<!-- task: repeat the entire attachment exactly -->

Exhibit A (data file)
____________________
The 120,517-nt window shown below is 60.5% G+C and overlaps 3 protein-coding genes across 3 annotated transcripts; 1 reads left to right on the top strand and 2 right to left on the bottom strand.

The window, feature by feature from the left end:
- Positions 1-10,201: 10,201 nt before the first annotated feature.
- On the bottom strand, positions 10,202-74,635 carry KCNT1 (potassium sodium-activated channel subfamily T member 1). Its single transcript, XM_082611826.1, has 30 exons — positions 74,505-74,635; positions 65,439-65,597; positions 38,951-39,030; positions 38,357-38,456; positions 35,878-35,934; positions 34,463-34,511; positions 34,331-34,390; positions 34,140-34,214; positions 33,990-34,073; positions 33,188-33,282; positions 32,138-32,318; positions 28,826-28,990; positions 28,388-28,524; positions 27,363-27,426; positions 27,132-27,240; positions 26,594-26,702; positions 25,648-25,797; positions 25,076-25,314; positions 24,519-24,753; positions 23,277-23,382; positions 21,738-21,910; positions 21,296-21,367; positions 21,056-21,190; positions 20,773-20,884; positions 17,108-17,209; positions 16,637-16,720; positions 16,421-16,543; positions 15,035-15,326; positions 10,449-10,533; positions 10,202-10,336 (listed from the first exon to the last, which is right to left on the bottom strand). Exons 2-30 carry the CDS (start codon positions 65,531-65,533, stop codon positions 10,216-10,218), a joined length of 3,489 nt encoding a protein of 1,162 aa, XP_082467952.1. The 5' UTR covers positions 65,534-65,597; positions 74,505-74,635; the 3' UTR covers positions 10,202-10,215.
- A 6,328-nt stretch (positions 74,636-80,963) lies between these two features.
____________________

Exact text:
The 120,517-nt window shown below is 60.5% G+C and overlaps 3 protein-coding genes across 3 annotated transcripts; 1 reads left to right on the top strand and 2 right to left on the bottom strand.

The window, feature by feature from the left end:
- Positions 1-10,201: 10,201 nt before the first annotated feature.
- On the bottom strand, positions 10,202-74,635 carry KCNT1 (potassium sodium-activated channel subfamily T member 1). Its single transcript, XM_082611826.1, has 30 exons — positions 74,505-74,635; positions 65,439-65,597; positions 38,951-39,030; positions 38,357-38,456; positions 35,878-35,934; positions 34,463-34,511; positions 34,331-34,390; positions 34,140-34,214; positions 33,990-34,073; positions 33,188-33,282; positions 32,138-32,318; positions 28,826-28,990; positions 28,388-28,524; positions 27,363-27,426; positions 27,132-27,240; positions 26,594-26,702; positions 25,648-25,797; positions 25,076-25,314; positions 24,519-24,753; positions 23,277-23,382; positions 21,738-21,910; positions 21,296-21,367; positions 21,056-21,190; positions 20,773-20,884; positions 17,108-17,209; positions 16,637-16,720; positions 16,421-16,543; positions 15,035-15,326; positions 10,449-10,533; positions 10,202-10,336 (listed from the first exon to the last, which is right to left on the bottom strand). Exons 2-30 carry the CDS (start codon positions 65,531-65,533, stop codon positions 10,216-10,218), a joined length of 3,489 nt encoding a protein of 1,162 aa, XP_082467952.1. The 5' UTR covers positions 65,534-65,597; positions 74,505-74,635; the 3' UTR covers positions 10,202-10,215.
- A 6,328-nt stretch (positions 74,636-80,963) lies between these two features.